If you want to thrive in the independent film world, this is a term you need to become familiar with. It’s an agreement made between a distributor (usually foreign and specific to only one country) and the production company before the film is completed and often times even before production of a film has even commenced. This is a strategy that producers use to get their film financed. You may here that a producer financed a film via foreign presales alone. This means that a distributor will pay for the distribution rights in their country before they even see the finish product. In return, they will get to pay a significantly reduced cost for these rights as opposed to if they waited to buy the rights to the film in the open market upon completion. They are banking on the film doing well in the box office based on the script, director, producer and actors that are attached to the film. Some presale agreements involve the distributor and producer agreeing – prior to production – on a fixed amount to be paid upon delivery of the film. This is called an advance or a minimum guarantee.
Chain of title is a trail of documents which illustrates the change/transfer of ownership of a piece or property from the moment it was created to the current point in time where you claim to own the rights to the property. Having an improper chain of title means that you have no clear certainty/proof of your ownership of a project. If indeed you do not own the rights to your project, you are not legally allowed to produce and distribute the film. Chain of title is paramount to making your film.
A lot of times, a project in development will not make it into the production process. When this happens, the project is abandoned by the studio and placed into turnaround. This gives the opportunity for the producer to shop the project to other studios or film companies who might show more interest in producing it. Although it may seem like the original studio is “giving up” the rights to the project, if the elements of the project change – for example, a new lead actor gets attached, or a new director is attached – the original studio has the right to reclaim the property and produce it.
An option is the right to acquire a piece of property by subsequent payment of additional money. Once you have discovered a piece of property that you want to acquire the rights for, the first thing you usually do is make an option agreement with the owner. With an option, you pay a small sum (this could range from one dollar to 20% of the overall purchase price) which then allows you to acquire the right to purchase the rights within a specified period of time. In other words, you are paying to reserve those rights in case you decide to buy them in the future. The specified period of time is known as the option period. You can negotiate the length of this time with the owner. During this time you as the producer will try to put the movie together by assembling all the appropriate elements. Should you decide that you want to own the rights and exercise your option, you would pay the remaining amount of the purchase price. Should you decide not to exercise your option, the rights would then revert back to the owner.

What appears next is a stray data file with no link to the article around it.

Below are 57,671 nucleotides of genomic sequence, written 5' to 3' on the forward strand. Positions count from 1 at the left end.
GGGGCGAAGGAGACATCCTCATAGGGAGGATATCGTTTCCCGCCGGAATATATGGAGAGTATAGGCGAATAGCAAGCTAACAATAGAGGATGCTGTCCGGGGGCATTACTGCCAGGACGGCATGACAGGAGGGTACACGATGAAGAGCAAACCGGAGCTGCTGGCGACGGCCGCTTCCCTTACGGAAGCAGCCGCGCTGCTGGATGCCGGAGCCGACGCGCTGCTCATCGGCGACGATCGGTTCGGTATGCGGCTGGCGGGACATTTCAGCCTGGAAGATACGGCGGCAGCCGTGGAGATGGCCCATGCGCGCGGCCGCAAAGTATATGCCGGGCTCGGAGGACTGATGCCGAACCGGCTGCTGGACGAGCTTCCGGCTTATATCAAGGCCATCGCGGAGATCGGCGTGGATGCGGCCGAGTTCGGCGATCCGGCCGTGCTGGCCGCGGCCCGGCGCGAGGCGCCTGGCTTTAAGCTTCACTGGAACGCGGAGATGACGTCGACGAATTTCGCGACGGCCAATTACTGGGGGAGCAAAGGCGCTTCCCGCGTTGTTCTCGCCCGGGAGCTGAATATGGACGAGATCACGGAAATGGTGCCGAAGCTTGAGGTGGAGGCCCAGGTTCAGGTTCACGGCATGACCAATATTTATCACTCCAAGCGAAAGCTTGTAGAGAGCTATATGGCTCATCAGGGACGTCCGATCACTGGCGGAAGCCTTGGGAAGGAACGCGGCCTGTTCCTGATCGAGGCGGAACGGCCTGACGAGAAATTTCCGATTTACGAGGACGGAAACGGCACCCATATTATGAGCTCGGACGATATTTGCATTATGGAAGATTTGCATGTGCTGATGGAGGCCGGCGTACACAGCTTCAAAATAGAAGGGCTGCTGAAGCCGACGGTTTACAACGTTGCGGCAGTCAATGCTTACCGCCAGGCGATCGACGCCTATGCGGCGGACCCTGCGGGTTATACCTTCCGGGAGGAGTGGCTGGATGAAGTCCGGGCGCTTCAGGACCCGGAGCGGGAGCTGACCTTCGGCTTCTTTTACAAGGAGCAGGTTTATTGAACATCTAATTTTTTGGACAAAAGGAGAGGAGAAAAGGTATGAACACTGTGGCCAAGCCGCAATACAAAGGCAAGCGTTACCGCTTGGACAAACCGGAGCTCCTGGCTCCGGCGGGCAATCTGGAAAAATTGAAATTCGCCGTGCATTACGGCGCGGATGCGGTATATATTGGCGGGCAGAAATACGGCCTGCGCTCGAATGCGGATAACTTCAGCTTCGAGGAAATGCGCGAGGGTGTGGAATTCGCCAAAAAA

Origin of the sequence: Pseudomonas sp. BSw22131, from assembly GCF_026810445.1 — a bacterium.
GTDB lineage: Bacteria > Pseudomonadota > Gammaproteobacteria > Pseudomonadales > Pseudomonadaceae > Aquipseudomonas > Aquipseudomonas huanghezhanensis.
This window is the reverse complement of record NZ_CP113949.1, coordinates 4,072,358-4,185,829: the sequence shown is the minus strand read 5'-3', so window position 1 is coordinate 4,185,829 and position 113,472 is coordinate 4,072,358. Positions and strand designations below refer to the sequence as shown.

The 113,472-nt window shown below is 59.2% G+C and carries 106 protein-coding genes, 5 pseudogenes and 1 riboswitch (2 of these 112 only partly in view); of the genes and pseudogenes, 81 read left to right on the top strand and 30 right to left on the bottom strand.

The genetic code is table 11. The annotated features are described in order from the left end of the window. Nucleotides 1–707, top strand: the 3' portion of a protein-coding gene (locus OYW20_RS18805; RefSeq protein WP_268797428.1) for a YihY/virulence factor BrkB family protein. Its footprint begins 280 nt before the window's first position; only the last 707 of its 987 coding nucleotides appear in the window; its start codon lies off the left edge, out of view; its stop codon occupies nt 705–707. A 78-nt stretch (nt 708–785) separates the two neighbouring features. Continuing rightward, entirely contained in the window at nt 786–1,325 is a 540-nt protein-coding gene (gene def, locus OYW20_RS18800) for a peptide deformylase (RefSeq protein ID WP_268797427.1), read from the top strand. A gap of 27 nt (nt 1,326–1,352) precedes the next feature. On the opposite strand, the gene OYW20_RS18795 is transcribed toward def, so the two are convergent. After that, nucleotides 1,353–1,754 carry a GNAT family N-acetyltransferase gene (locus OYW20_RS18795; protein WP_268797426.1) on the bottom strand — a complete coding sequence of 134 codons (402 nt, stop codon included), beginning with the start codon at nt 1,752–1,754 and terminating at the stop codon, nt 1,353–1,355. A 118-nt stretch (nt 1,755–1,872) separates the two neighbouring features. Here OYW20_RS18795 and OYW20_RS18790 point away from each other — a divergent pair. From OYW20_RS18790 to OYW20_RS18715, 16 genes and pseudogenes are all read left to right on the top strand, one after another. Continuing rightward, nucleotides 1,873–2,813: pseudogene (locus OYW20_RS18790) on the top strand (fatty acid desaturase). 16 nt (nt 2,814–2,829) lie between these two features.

If you are looking to acquire the rights to a book and approach a studio with it, be cautious. Most books are offered to studios for motion picture production during the release of the publication. Every studio has their literary department read and write coverage on the book. Most of the time, the book is rejected, and the coverage will be filed away. The book already has a negative label on it, therefore it would take something significant such as a screenplay writer, director, or movie star attached to the project before a studio will re-consider the book.
To see if the motion picture rights are available for a book, contact the publishing house and ask for the subsidiary rights department. In most cases, they will refer you to the author’s lawyer or agent. In some cases, however, the publishing company will own the rights in which case, you can speak with them directly.
A right is permission given by the owner of a certain piece of property to use his or her work. There are specific things you should do when attaining the rights to a piece of property:
– Make sure whoever is selling you the rights indeed owns the rights. Have him/her present the property documentation proving that they are the rightful owner
– Make sure you have a written agreement. Hire an entertainment lawyer if you can afford one.
– Make sure there is consideration. Something of value has to be exchanged by both parties. In other words, you must pay something for the rights – even if it’s one dollar. You can’t attain rights for free.
– Specify what type of rights you are getting. There are many types of rights and it is important for both parties to know what types of rights are being exchanged. For example, the owner may only want to give you motion picture rights, but not television rights.
– Make sure you specify a term in which your ownership of the rights will last.